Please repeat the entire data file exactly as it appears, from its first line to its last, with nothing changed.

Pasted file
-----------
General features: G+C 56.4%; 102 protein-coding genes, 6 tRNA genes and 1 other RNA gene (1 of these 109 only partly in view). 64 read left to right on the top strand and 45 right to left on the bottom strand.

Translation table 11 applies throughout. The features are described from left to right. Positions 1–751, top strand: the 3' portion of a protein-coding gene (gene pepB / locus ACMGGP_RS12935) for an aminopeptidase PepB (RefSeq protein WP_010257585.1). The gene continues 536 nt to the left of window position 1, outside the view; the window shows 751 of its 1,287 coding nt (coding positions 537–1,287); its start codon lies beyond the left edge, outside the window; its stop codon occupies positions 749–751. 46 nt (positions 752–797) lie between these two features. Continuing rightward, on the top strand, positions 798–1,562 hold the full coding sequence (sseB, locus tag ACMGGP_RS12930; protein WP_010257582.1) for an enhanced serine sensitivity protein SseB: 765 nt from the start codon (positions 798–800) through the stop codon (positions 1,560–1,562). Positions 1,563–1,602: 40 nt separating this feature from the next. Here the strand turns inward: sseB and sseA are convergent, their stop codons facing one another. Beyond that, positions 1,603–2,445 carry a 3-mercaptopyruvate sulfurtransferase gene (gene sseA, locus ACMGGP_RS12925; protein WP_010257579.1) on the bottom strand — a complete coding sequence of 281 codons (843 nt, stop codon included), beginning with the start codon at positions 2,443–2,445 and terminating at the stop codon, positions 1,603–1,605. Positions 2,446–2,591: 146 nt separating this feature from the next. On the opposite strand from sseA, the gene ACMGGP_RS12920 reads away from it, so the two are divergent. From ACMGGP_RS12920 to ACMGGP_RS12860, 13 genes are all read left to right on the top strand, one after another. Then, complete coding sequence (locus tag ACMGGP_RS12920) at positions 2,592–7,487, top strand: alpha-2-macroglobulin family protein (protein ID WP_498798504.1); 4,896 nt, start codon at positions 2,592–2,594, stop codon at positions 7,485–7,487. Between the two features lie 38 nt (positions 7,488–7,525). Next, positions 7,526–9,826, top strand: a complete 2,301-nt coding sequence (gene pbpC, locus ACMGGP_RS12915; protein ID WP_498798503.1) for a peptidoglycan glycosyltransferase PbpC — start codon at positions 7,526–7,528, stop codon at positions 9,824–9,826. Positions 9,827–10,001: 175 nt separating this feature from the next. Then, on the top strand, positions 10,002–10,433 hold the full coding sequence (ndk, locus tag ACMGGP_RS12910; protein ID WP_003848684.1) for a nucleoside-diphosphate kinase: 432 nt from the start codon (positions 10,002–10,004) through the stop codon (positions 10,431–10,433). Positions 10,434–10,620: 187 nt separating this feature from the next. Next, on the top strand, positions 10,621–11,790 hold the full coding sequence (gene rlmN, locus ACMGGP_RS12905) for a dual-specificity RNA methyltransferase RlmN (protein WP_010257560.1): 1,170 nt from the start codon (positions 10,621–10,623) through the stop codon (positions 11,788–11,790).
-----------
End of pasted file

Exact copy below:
General features: G+C 56.4%; 102 protein-coding genes, 6 tRNA genes and 1 other RNA gene (1 of these 109 only partly in view). 64 read left to right on the top strand and 45 right to left on the bottom strand.

Translation table 11 applies throughout. The features are described from left to right. Positions 1–751, top strand: the 3' portion of a protein-coding gene (gene pepB / locus ACMGGP_RS12935) for an aminopeptidase PepB (RefSeq protein WP_010257585.1). The gene continues 536 nt to the left of window position 1, outside the view; the window shows 751 of its 1,287 coding nt (coding positions 537–1,287); its start codon lies beyond the left edge, outside the window; its stop codon occupies positions 749–751. 46 nt (positions 752–797) lie between these two features. Continuing rightward, on the top strand, positions 798–1,562 hold the full coding sequence (sseB, locus tag ACMGGP_RS12930; protein WP_010257582.1) for an enhanced serine sensitivity protein SseB: 765 nt from the start codon (positions 798–800) through the stop codon (positions 1,560–1,562). Positions 1,563–1,602: 40 nt separating this feature from the next. Here the strand turns inward: sseB and sseA are convergent, their stop codons facing one another. Beyond that, positions 1,603–2,445 carry a 3-mercaptopyruvate sulfurtransferase gene (gene sseA, locus ACMGGP_RS12925; protein WP_010257579.1) on the bottom strand — a complete coding sequence of 281 codons (843 nt, stop codon included), beginning with the start codon at positions 2,443–2,445 and terminating at the stop codon, positions 1,603–1,605. Positions 2,446–2,591: 146 nt separating this feature from the next. On the opposite strand from sseA, the gene ACMGGP_RS12920 reads away from it, so the two are divergent. From ACMGGP_RS12920 to ACMGGP_RS12860, 13 genes are all read left to right on the top strand, one after another. Then, complete coding sequence (locus tag ACMGGP_RS12920) at positions 2,592–7,487, top strand: alpha-2-macroglobulin family protein (protein ID WP_498798504.1); 4,896 nt, start codon at positions 2,592–2,594, stop codon at positions 7,485–7,487. Between the two features lie 38 nt (positions 7,488–7,525). Next, positions 7,526–9,826, top strand: a complete 2,301-nt coding sequence (gene pbpC, locus ACMGGP_RS12915; protein ID WP_498798503.1) for a peptidoglycan glycosyltransferase PbpC — start codon at positions 7,526–7,528, stop codon at positions 9,824–9,826. Positions 9,827–10,001: 175 nt separating this feature from the next. Then, on the top strand, positions 10,002–10,433 hold the full coding sequence (ndk, locus tag ACMGGP_RS12910; protein ID WP_003848684.1) for a nucleoside-diphosphate kinase: 432 nt from the start codon (positions 10,002–10,004) through the stop codon (positions 10,431–10,433). Positions 10,434–10,620: 187 nt separating this feature from the next. Next, on the top strand, positions 10,621–11,790 hold the full coding sequence (gene rlmN, locus ACMGGP_RS12905) for a dual-specificity RNA methyltransferase RlmN (protein WP_010257560.1): 1,170 nt from the start codon (positions 10,621–10,623) through the stop codon (positions 11,788–11,790).